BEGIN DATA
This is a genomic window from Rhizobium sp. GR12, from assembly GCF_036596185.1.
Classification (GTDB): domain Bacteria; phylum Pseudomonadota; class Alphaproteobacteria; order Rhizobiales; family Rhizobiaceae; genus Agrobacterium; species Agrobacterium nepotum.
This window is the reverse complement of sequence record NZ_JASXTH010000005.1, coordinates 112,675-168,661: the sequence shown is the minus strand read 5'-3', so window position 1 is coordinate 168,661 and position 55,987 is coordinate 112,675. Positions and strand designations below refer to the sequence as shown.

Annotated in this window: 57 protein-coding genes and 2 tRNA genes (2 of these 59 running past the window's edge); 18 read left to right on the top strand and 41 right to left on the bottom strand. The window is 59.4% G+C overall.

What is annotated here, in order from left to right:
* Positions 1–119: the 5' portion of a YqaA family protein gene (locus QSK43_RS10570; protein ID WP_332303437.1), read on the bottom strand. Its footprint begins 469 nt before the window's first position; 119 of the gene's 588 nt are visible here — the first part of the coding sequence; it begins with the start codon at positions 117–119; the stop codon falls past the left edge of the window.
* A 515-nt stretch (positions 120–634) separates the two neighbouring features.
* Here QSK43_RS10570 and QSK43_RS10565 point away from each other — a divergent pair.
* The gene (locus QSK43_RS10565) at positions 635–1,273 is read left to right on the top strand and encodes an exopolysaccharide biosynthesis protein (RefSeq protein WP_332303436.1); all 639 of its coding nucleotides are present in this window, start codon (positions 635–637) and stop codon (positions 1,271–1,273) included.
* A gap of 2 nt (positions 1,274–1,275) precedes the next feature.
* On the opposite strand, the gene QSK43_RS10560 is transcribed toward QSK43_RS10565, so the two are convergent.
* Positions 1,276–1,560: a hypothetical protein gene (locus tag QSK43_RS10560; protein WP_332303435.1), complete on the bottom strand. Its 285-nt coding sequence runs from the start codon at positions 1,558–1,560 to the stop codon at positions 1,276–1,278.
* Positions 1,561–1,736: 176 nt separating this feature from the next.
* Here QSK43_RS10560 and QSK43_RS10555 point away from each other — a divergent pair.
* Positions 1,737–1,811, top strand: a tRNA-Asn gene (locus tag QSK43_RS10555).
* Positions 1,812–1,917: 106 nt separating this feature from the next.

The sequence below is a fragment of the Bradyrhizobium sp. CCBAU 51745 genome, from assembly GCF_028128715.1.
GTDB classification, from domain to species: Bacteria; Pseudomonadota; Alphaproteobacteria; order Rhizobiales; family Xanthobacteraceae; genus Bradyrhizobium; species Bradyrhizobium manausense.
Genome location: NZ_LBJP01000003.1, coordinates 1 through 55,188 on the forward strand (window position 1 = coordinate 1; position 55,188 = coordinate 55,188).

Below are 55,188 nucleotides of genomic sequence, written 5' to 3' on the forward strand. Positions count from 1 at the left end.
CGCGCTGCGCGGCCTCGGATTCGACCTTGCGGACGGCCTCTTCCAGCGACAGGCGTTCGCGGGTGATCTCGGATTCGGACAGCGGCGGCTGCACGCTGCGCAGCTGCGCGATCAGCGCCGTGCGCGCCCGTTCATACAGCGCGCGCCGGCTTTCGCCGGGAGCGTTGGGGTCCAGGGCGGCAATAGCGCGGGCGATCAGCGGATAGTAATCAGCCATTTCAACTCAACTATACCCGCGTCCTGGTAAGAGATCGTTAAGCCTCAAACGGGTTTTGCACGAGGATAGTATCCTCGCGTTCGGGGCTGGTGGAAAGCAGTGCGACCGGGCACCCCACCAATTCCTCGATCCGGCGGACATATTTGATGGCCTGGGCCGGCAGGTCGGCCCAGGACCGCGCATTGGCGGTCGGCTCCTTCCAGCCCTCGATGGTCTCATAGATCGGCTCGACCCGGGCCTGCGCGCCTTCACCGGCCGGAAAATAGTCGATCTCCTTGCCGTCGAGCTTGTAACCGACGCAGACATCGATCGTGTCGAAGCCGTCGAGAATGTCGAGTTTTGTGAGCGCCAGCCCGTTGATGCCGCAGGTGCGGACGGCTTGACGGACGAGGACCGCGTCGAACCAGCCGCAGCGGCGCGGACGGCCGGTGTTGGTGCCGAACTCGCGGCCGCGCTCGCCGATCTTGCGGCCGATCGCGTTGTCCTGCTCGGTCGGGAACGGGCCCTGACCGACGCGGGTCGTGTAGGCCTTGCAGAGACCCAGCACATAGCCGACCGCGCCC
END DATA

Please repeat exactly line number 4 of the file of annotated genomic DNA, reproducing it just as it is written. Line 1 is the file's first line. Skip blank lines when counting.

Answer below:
Annotated in this window: 57 protein-coding genes and 2 tRNA genes (2 of these 59 running past the window's edge); 18 read left to right on the top strand and 41 right to left on the bottom strand. The window is 59.4% G+C overall.